The S-curve suggests that, passed an inflexion point, the marginal rate of return on any extra unit of input diminishes. This is relevant for many processes, including in the manufacturing world: Beyond a certain capacity utilization rate, it is best to build a new factory than to push an existing one closer to 100%.
On a broader macro-economic level, there are heated debates today amongst economists about a potential global decline in productivity, which largely rely upon differing views on the shape of the S-curve, noting that technological improvement influences it over time.
Notwithstanding the above, the S-curve is far from being a universal rule. For example, it seems to me that, in a competitive environment, services providers do not differentiate themselves sufficiently from a client perspective if their output is, say, 80% of capacity (with capacity here defined as what can be expected by a client in terms of quality and quantity for a given price). That is because many services providers can relatively easily provide services equivalent to 80% of what can be expected. Therefore, services providers only start to make a real difference beyond 80%. As a customer, I know this to be true for schools, airlines, restaurants or accountants. Incidentally, I also believe it is true for investment banking services.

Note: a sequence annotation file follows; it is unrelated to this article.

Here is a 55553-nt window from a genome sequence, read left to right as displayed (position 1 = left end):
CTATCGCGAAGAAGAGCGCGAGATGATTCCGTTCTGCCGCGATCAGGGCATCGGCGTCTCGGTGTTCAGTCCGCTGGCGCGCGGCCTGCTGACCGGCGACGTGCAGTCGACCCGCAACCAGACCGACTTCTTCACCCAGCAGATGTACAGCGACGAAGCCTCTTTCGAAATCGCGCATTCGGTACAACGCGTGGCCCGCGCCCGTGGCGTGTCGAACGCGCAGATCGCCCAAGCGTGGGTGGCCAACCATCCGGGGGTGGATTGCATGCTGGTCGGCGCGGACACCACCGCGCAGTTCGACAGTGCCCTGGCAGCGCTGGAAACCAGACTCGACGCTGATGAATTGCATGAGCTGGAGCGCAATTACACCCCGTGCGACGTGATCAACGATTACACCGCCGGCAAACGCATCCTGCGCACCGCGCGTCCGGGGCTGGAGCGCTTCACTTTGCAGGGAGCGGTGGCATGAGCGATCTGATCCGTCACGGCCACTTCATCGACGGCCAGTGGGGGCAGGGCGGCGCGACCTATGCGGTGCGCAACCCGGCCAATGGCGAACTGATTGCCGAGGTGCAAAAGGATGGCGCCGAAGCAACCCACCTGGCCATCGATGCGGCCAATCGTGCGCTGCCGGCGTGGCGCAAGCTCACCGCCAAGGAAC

And it is true to the extreme for athletes too. The Olympic British Cycling's performance director Dave Brailsford made the best out of the rule of marginal gains which flies in the teeth of the S-Curve: “The whole principle came from the idea that if you broke down everything you could think of that goes into riding a bike, and then improved it by 1%, you will get a significant increase when you put them all together. All the value comes from the last percentages—that is the law of increasing, not decreasing marginal returns. Because, as proclaimed brilliantly in the Will Ferrell comedy movie “Tallageda Nights—The Ballad of Ricky Bobby“ii, in many situations, “If you ain't first, you're last.”
For services activities, then, the reliance on the S-curve concept might be highly counterproductive. Providers may burn significant resources to generate an 80% output, mistakenly assuming they would be able to achieve an acceptable market share and to cover their cost of capital on a sustainable basis. In fact, however, they might achieve little more than nothing. True impact and value-creation through the achievement of abnormal returns is only possible beyond the 80% threshold.
If the above is correct, the S-curve, whilst king in manufacturing, should be fought back and totally inversed when it comes to services, as illustrated below.